Physical on Apple TV +: What does the press think about the series on aerobics with Rose Byrne? – News Series on TV

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Available from June 18 on Apple TV +, Physical stars Rose Byrne as a housewife who will revolutionize her life thanks to aerobics. Did his creaky humor and his homage to the 80s convince the press?

What is it about ?

1980s, on the California coast. A depressed housewife regains physical and mental energy thanks to the fashionable practice of aerobics!

Physical, by Annie Weisman with Rose Byrne, Rory Scovel, Paul Sparks, Della Saba … Available on Apple TV + since June 18.

What the press thinks

According to Le Figaro

Not a line of dialogue or a word too much. Not a sequence that does not serve history. Not a useless character. Not a comedian who mismatches the rest of the cast. Everything is thought out, troussé, pointed, sharpened by a staging that borrows from vintage without forgetting to be contemporary. 4.5 / 5

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According to Le Monde

One of the best finds of the series is the voice-over which gives voice to Sheila’s hateful soliloquies. There are many others, such as the one that consists of staging the young woman’s binge eating as a tragicomic ritual, a mixture of new age nudity and fast food. 4.5 / 5

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According to The Wall Street Journal

Viewers will be engrossed in the story which, after three or four episodes, may strike the viewer like a bag of free burgers and an empty motel room would for Sheila. 4/5

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According to The Washington Post

Perhaps the smartest decision on the show, aside from casting Rose Byrne, is her tendency to evoke rather than spoon feed. 4/5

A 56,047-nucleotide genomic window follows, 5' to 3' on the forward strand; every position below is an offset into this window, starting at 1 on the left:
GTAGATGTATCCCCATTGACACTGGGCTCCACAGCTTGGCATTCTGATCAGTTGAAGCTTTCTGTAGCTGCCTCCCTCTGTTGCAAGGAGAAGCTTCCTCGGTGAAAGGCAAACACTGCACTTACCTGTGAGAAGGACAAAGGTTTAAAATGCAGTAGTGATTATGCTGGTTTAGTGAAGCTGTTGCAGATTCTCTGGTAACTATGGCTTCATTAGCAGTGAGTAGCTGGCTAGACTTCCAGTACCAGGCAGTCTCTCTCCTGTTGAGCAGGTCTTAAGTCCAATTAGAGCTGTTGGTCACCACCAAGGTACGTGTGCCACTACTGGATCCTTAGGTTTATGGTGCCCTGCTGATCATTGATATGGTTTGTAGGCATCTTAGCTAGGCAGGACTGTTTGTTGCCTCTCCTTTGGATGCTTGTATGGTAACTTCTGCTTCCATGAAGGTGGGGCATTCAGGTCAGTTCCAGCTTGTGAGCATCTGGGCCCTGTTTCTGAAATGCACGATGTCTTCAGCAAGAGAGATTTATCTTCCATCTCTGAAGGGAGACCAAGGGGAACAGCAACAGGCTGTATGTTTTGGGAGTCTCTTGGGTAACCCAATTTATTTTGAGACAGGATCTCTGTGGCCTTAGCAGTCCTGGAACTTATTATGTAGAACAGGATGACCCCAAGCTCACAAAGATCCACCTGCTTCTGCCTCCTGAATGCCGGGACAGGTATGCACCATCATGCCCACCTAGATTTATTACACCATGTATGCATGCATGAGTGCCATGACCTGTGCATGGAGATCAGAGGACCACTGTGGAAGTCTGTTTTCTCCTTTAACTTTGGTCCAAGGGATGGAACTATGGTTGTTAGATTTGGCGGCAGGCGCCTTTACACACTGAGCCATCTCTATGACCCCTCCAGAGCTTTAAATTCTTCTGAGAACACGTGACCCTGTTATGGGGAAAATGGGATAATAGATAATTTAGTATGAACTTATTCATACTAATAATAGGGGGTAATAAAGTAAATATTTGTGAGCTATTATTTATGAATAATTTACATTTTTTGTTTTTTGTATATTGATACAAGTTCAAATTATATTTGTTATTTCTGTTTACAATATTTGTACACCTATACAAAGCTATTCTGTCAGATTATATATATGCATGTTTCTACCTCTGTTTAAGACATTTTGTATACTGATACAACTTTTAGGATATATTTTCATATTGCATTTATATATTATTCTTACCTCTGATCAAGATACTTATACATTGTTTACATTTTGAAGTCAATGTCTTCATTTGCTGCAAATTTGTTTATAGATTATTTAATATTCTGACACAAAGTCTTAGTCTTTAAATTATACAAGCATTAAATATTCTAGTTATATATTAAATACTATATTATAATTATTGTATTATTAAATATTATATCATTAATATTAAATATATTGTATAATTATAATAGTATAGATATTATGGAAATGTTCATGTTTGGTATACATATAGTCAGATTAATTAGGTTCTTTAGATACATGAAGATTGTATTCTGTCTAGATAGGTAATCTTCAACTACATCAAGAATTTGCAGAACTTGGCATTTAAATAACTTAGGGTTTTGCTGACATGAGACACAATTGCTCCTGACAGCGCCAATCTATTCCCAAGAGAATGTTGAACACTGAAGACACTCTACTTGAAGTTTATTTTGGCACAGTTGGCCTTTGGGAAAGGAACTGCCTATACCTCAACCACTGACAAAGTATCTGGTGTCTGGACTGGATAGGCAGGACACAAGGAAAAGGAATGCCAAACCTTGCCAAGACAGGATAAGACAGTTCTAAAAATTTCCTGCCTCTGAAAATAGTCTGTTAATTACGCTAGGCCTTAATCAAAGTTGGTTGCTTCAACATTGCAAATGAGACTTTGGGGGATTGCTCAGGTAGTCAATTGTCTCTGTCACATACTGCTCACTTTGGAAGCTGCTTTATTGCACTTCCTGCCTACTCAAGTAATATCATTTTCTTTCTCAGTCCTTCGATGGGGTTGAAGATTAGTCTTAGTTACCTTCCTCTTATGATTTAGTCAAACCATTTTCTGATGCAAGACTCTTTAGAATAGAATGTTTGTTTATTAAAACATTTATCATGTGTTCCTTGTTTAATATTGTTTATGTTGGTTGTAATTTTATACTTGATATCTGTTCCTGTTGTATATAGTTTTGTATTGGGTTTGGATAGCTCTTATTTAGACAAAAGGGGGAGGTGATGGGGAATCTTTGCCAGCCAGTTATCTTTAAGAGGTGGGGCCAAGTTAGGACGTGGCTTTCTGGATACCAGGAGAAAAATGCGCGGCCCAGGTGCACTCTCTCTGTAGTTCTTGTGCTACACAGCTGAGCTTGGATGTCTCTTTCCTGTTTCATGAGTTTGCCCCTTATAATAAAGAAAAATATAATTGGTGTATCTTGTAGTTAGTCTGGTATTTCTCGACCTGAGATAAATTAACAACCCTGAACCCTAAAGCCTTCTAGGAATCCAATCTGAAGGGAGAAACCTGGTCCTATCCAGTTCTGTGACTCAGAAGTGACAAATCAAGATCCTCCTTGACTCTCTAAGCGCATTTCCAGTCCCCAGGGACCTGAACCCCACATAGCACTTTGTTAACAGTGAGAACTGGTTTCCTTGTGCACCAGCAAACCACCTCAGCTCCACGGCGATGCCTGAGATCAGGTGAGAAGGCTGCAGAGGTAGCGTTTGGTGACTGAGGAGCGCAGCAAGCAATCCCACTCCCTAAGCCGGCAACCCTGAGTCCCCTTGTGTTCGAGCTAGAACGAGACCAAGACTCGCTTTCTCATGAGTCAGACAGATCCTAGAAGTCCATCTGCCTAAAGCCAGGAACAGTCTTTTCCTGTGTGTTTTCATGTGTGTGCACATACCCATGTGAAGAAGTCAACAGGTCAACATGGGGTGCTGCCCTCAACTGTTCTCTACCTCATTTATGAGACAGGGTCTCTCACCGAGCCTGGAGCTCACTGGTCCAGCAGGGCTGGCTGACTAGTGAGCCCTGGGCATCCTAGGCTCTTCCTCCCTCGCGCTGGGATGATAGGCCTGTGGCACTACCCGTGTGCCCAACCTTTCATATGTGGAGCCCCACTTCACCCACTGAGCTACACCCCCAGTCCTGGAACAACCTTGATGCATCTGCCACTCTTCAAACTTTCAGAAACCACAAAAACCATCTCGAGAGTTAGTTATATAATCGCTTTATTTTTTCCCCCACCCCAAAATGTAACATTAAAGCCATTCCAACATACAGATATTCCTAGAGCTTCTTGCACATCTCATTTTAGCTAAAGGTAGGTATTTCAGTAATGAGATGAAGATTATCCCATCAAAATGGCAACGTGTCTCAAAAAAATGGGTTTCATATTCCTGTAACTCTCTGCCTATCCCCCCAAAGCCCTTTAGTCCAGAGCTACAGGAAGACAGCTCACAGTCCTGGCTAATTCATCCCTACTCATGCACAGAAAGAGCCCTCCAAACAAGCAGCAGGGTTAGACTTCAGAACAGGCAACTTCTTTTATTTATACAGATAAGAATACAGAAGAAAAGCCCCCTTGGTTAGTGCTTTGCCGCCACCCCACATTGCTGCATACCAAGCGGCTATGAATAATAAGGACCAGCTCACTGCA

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According to IndieWire

In the end, Physical is a real showcase for Byrne that will make you jump in all directions even if the stories seem a little unbalanced. 4/5

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According to Les Inrocks

In the 1980s, a Californian discovered aerobics – while plunging with spectators into her inner throes. An attractive pitch, but a mixed result. 3/5

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According to Première

Undeniably, Rose Byrne shines in Physical, but in the genre, the series does not yet reach the level of On Becoming a God in Central Florida (in 2019). 3/5

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According to New York Times

It’s no problem that Sheila is a withdrawn and unkind woman. But it’s a problem that through 10 episodes, we couldn’t figure out why. 2/5

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According to Télérama

The retro packaging, embedded under a soundtrack aligning the vintage tubes, reinforces the impression of déjà vu of the series. Annie Weisman does not seem to have much to deliver outside of the course of her heroine, whose small inner voice generates, over time, a wobbly comic dynamic. 2/5

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According to Variety

Sheila’s pains and compulsions are real and will speak to many, but they don’t say anything specific about her. 2/5

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